In a curious way, we can see how this inability to see the effects of widespread historical and current racism plays out in the response to the Black Lives Matters movement. Some of you have joined me at Ashmont Station on the 3rd Thursday of the month for the Standout in Support of Black Lives, and though there is always a lot of affirming car honks and waves and thumbs-up, there is also the passing comment that “all lives matter”- sometimes shouted in hostile tone, other times asked more as a plaintive question- don’t all lives matter?
What gets lost when we conflate the very real lives and needs of particular black people into the broad spectrum of humanity? I think what gets lost is the voices of black men women and children who are saying I am here, I am your neighbor, I am worthy. What gets lost is the injustice of living in a society that gives preference to those who are white. What gets lost is the opportunity to be allies and say that black lives matter.
Somewhere I heard the analogy of a fire truck being called to a street to put out a fire at a particular house. Don’t all houses matter? Of course they do, but when one house is on fire, that is where the attention needs to go, ought to go.
All human beings know loss and suffering, in that sense there is no house that is not touched by pain. No house. Yet, we must see that those whose ancestors were enslaved, those who skin is black or brown, live with a greater level of fear, trauma, and many layered loss and suffering than those who are white. And that’s just wrong.
So what do we do? We can do big things and small things*, we can commit our lives to eradicating racism and we can identify one white ally for ourselves- someone with whom we can talk regularly about race and racism. We can learn more by reading books, watching videos, and talking to people, and we can start a book group and do that with others.
We start wherever we are on our own awareness of white privilege and white supremacy, and we move ourselves forward into deeper honesty with ourselves and others, and deeper commitment to action. We start where we are, in our families and workplaces and most certainly our churches.
First Parish has such a strong connection to this culturally and racially diverse neighborhood, that it has the potential to be a fabulously rich multiracial faith community, beyond where it is now. And it has the capacity to be a faith community that leads the way in justice work, beyond how it does now.
You get there, one step at a time.
One book at at time- there is interest in reading together one or both of the UUA’s Common Read- Daring Democracy by Frances Moore Lappe and Centering, Navigating Race, Authenticity and Power in Ministry, a collection of essays by UU ministers and Religious Educators of Color.
One public witness at a time- the monthly Standout for Black Lives at Ashmont T station, next on Thursday November 16th, 5:30, organized by Dorchester People for Peace is but one excellent opportunity
One walk at a time- The Louis D Brown Mothers Day Walk for Peace is extraordinarily important and inspiring event, and the organizing for the 2018 walk starts now
One reflection at a time- I wonder what it would be like for this venerable institution to look back at its history for what it could learn about itself in relation to race, specifically during the 1970’s, which was such a time in Dorchester and Boston around racial tensions and fears and also courage and progress. This church was right in the heart of it, and looking at the past- something often done in a time of interim ministry- can be illuminating, fascinating, and useful.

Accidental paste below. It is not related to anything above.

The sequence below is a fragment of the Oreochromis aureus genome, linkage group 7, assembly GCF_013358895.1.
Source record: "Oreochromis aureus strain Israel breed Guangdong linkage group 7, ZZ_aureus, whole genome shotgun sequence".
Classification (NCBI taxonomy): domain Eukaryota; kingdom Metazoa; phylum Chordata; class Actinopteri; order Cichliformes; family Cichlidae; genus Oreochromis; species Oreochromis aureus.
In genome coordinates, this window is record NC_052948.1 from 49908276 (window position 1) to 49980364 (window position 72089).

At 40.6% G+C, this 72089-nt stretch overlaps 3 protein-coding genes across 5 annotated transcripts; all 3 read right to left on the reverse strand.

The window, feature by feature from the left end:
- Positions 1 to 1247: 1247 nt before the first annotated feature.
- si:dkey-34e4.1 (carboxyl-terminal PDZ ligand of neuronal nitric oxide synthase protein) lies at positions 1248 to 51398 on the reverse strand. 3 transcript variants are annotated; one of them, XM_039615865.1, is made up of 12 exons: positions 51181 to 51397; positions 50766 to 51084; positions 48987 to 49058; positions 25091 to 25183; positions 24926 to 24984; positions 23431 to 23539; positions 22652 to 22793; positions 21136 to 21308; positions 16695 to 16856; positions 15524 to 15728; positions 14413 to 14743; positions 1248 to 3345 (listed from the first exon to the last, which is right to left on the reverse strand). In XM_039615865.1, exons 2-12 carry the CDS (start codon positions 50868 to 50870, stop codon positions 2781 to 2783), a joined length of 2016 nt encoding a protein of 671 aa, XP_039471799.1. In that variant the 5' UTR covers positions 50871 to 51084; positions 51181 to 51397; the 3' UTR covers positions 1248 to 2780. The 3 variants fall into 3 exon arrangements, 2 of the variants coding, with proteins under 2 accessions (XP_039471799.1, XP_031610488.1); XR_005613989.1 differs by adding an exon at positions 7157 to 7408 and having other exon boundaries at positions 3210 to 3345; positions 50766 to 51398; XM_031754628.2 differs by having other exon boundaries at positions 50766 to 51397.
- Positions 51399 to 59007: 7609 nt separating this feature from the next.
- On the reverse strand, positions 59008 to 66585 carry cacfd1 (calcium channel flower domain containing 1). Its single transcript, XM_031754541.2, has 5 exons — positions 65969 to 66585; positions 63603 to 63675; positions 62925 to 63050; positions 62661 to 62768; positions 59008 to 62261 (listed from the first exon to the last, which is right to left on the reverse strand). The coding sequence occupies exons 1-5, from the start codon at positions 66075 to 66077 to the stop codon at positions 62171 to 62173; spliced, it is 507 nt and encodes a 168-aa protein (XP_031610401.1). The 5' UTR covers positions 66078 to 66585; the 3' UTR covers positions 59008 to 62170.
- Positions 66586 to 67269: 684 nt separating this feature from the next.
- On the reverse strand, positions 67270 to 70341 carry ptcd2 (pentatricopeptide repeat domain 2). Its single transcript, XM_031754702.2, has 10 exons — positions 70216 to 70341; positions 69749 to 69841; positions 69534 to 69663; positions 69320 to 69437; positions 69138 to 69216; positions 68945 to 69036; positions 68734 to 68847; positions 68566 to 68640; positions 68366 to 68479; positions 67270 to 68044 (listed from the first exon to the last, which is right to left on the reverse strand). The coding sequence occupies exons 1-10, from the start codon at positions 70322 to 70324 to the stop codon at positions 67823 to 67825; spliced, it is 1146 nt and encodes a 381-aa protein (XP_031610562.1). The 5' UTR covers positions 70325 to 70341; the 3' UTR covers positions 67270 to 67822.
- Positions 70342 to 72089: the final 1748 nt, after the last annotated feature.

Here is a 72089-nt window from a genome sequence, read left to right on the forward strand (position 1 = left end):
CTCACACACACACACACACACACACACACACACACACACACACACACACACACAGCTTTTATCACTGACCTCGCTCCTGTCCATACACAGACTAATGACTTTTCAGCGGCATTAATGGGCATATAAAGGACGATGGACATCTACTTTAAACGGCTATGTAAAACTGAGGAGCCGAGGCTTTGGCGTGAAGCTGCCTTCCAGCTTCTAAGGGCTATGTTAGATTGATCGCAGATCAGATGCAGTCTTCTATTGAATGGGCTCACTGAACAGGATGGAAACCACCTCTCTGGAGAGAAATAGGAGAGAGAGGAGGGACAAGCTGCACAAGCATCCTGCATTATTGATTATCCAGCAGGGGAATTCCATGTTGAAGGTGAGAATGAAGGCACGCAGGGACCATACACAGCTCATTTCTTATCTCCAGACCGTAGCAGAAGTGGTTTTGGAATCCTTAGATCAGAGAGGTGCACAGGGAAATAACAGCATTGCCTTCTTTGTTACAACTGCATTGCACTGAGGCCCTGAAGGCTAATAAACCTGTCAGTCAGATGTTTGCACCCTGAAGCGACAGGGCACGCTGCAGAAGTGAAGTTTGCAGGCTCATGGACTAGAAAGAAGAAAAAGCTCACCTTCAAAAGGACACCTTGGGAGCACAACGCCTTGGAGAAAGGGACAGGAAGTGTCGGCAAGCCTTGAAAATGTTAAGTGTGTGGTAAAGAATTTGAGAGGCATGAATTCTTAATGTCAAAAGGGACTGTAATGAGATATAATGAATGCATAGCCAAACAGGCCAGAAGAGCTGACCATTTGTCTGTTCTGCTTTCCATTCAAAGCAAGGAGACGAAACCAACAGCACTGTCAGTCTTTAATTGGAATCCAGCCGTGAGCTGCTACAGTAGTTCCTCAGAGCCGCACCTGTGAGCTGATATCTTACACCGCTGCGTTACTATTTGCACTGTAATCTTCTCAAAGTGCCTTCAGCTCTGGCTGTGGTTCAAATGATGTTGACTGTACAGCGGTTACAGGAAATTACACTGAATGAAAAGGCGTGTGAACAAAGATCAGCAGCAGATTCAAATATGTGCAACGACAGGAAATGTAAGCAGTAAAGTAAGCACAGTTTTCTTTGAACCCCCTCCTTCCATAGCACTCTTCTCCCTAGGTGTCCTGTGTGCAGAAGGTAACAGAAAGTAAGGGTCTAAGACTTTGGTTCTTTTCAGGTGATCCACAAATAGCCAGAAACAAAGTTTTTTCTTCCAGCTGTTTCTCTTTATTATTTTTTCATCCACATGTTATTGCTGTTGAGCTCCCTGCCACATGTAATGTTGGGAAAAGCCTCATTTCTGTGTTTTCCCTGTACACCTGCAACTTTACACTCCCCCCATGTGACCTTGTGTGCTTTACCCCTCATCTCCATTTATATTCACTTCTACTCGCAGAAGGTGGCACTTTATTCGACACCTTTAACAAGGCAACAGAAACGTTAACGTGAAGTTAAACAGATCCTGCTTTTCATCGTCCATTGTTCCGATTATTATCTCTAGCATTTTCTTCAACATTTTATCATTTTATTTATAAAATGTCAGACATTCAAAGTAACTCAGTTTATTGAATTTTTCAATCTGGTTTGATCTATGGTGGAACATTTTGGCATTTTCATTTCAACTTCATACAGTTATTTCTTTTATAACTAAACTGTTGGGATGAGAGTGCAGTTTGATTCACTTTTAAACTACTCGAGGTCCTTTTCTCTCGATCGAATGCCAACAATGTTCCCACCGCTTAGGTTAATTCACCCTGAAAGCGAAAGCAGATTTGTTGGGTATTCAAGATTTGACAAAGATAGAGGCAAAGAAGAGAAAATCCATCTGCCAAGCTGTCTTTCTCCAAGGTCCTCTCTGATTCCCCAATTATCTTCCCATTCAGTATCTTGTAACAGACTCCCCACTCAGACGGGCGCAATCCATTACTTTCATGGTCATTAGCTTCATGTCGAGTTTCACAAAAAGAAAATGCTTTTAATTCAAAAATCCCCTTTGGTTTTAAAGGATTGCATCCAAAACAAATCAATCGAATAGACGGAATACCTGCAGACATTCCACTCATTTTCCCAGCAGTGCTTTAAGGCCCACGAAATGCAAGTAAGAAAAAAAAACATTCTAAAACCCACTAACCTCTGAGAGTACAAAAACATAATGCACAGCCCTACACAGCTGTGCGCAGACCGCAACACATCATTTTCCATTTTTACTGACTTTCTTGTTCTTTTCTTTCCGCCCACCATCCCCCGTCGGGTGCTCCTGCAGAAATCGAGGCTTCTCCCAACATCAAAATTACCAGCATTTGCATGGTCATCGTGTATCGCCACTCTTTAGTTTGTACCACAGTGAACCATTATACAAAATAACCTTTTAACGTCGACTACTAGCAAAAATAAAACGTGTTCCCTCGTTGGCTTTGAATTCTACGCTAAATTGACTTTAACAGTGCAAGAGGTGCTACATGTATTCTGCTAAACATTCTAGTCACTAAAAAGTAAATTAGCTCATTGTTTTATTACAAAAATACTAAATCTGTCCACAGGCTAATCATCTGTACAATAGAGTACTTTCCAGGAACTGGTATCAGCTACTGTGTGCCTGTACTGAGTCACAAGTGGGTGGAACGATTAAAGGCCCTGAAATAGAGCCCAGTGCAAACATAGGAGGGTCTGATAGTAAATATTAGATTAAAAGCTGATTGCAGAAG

One conversation at a time- at the heart of work for racial justice is relationship. I think it surpasses everything. Conversations about race, and conversations about anything important that help us to know each other better, deepening our love for one another, across race and class and age and gender and all the other intriguing and sometimes challenging differences that exist. These are the opportunities that faith communities give us, a chance to know one another and love one another, and learn from one another, and help one another, and enjoy one another.
Rev. William Barber, leader of National Call for Moral Revival, and author of The Third Reconstruction, which a number of us read together last spring, spoke in Boston on Thursday, as you may know. He spoke truth about the world right now, and spoke of hope too. Among many things he said this, “Martin Luther King is dead, Harriet Tubman is dead, Viola Liuzzo- (a white UU activist murdered fighting for civil rights)-is dead, Elizabeth Cady Stanton is dead, Howard Zinn is dead, but we are their children.
Sometimes our collaborators in this work of dismantling racism are not only those beside us in the pews, and working beside us in our communities, but those now gone whose lives give inspiration and example of courage. We are the children who carry on the work, who create the path as we walk together and work together.
I myself would prefer not to be a martyr for the cause, as some on that list were, and I have no need to be famously known in history books, yet still, I want to be in that number. I would like to be known and remembered as one whose eyes were open to the world she lived in, who did not deny the painful truth of white privilege in her life or white supremacy in our world, who did what she could, not alone, but with others, to make right what is wrong. I suspect you feel that way too.
87-year-old Stephen Sondheim is working now on his next musical theatre creation, and here is what he said at the end of the New York Times interview:
“You shouldn’t feel safe. You should feel, ‘I don’t know if I can write this.’ That’s what I mean by dangerous, and I think that’s a good thing to do. Sacrifice something safe.”
If we don’t know if we can do this hard work of looking at our collective culpability in personal and institutional racism, even as we do the work, if we are feeling like it is dangerous and scary, yet still we do the work, that means we are doing the work of ending America’s original sin. It is the feeling that we are leaving safety behind to create the new that is the signal that we are doing the work.
Our collaborators are everywhere, they meet us and find us as we step forward.
New York Times, October 16, 2017 UU World, August 2017. Sin is personal, not just systemic, by Molly Housh Gordon Forbes Magazine, May 10, 2017.
Declining Black Homeownership has Big Retirement Implications. By Rodney Brooks See Twenty Small Steps for White People-